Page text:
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Les McKeown's Predictable Success Blog

  • June 2, 2013
  • minute read

3 Things No-one Tells You You're Screwing Up 

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A version of this article first appeared in Inc.com

Given the ubiquity these days of 360 assessments, rounded feedback and executive coaching, you’d think that there would be little room for unexposed flaws in a business leader.

You’d be wrong. Due to a combination of taboo, sensitivity, and downright fear, there are many things that business leaders screw up regularly, and which they rarely get called on – however open, honest and transparent the company culture. Here are the three subjects which I see business leaders most commonly screw up on, without anyone ever telling them:

1. Family.

Whether it’s harmless Uncle Joe who has managed the warehouse since time immemorial; brash son-in-low Juan who thinks he’s god’s gift to Sales; niece Effie who passive-aggressively rules the roost in Accounting, or your spouse who has a de facto veto over every and any decision of import – whoever it is, you can bet no-one has told you straight just how horrendously incompetent your family’s contributions to the business are.

Of course, this doesn’t apply to you, because you know your family members are doing a bang-up job. Which, of course, is why no-one dares tell you the truth. 

2. Arrogance.

There is one trait that assessments and other tools seem to rarely catch in a leader: Arrogance. Its near-cousins, ‘Aggressiveness’ and ‘Drive’ often make an appearance, but rarely does a 360 report state the truth: you’re an arrogant son-of-a-(let’s say)-gun.

Maybe it’s the bare-facedness of the word, the force of it, the implication that not only are you this thing, but I don’t like you for it, that makes people turn away from using it.

Being aggressive or driven can – just – be interpreted positively, as attributes that help one succeed. Being arrogant is pretty much an out and out negative – which is why so few people will say it to your face.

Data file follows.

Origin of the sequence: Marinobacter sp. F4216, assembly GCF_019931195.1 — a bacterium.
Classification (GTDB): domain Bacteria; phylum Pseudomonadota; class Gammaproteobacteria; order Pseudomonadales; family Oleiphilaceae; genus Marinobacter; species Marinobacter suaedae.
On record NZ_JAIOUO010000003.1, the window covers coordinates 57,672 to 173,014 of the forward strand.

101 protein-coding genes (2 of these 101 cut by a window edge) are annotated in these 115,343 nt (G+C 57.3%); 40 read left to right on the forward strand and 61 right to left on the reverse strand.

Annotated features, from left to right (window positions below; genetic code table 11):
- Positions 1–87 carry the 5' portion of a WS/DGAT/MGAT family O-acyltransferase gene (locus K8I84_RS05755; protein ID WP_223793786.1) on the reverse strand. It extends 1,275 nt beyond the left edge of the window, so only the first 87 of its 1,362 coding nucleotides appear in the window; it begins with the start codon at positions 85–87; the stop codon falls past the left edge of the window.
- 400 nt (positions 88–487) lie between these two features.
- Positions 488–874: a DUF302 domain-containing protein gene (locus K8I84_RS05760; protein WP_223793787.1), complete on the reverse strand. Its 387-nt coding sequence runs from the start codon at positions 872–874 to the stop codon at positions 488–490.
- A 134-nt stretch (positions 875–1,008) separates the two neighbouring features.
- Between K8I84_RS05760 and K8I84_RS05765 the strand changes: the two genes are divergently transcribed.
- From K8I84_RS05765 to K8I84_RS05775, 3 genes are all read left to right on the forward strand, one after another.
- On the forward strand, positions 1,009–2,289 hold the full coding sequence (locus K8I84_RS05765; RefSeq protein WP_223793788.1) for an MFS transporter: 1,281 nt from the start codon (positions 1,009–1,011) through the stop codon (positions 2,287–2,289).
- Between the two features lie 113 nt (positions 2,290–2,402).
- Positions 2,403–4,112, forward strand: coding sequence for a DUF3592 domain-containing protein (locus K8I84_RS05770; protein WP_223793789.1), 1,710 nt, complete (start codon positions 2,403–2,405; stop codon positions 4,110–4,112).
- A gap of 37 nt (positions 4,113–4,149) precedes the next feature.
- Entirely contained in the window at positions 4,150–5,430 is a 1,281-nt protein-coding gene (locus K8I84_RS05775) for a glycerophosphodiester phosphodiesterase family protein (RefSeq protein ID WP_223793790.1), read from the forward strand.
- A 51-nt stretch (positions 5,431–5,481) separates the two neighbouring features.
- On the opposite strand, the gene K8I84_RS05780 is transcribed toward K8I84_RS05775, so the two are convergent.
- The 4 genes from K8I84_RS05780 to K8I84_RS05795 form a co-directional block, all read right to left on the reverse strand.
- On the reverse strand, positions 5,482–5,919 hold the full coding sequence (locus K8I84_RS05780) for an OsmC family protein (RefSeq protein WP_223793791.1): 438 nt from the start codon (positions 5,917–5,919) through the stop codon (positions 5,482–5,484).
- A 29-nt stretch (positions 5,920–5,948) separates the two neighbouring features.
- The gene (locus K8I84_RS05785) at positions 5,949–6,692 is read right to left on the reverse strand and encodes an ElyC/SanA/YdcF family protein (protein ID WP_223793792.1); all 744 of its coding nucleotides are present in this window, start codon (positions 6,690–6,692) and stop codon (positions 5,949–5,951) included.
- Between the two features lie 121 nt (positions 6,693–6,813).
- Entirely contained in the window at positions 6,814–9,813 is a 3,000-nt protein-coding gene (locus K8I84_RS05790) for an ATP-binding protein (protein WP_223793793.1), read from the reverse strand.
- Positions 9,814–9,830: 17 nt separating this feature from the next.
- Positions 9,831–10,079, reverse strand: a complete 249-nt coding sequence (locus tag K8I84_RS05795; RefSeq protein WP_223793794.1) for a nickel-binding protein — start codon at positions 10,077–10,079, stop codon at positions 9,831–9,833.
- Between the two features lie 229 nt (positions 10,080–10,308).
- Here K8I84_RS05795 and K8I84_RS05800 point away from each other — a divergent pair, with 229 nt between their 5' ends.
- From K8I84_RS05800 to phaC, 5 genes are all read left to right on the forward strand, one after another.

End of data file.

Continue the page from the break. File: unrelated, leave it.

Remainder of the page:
Worried this might be you? That what you think of as aggressiveness and drive is actually arrogance? Just ask a few people ‘Am I arrogant?’. If you are, they won’t need to say anything. – their face will tell you all you need to know.

3. Over-staying.

You sit around in meetings way longer than you should – after a certain point, your team would really prefer you to leave and let them get on with it. You remain stolidly attached to a certain project long after it has any real hope of being successful. Because you grew up in sales, you still manage every sales meeting yourself.

Or, perhaps, you simply won’t vacate the seat you’re in and let a younger, or more qualified person take it. Nobody ever tells leaders when they are overstaying their welcome. (And not just in small and medium-sized businesses, either – corporate America is rife with boards that don’t have what it takes to push out directors and CEO’s who are long past their sell-by date).

Don’t be that leader. Watch for glassy eyes – the more people glaze over when you talk, the more likely it is that you’re not contributing much anymore. Oh, and one last tip: The people who will most quickly tell you you’ve overstayed your welcome in the business? Those incompetent family members. Ironic, huh?


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  1. Terrific post. So much of a high positional leader’s value is in judgment and instinct. The wisest ones have their own, internal signals on these kinds of thing. But so many–if not most–do not. Among other things, it’s a reminder of the importance of having a formal or informal council of elders or peers who will give unvarnished feedback at the right times. One who played that role in a historic way was Thomas Dewey. He died suddenly in 1971. He had been urged by numerous people to have a one-on-one with President Nixon, focusing on the excesses of some of Nixon’s more zealous staff. Given the flowering of the Watergate scandal shortly thereafter, one wonders if history might have been changed by such a meeting. As it was, Nixon lacked the kinds of self-knowledge and self-monitoring that were required for the presidency in that challenging historical moment.

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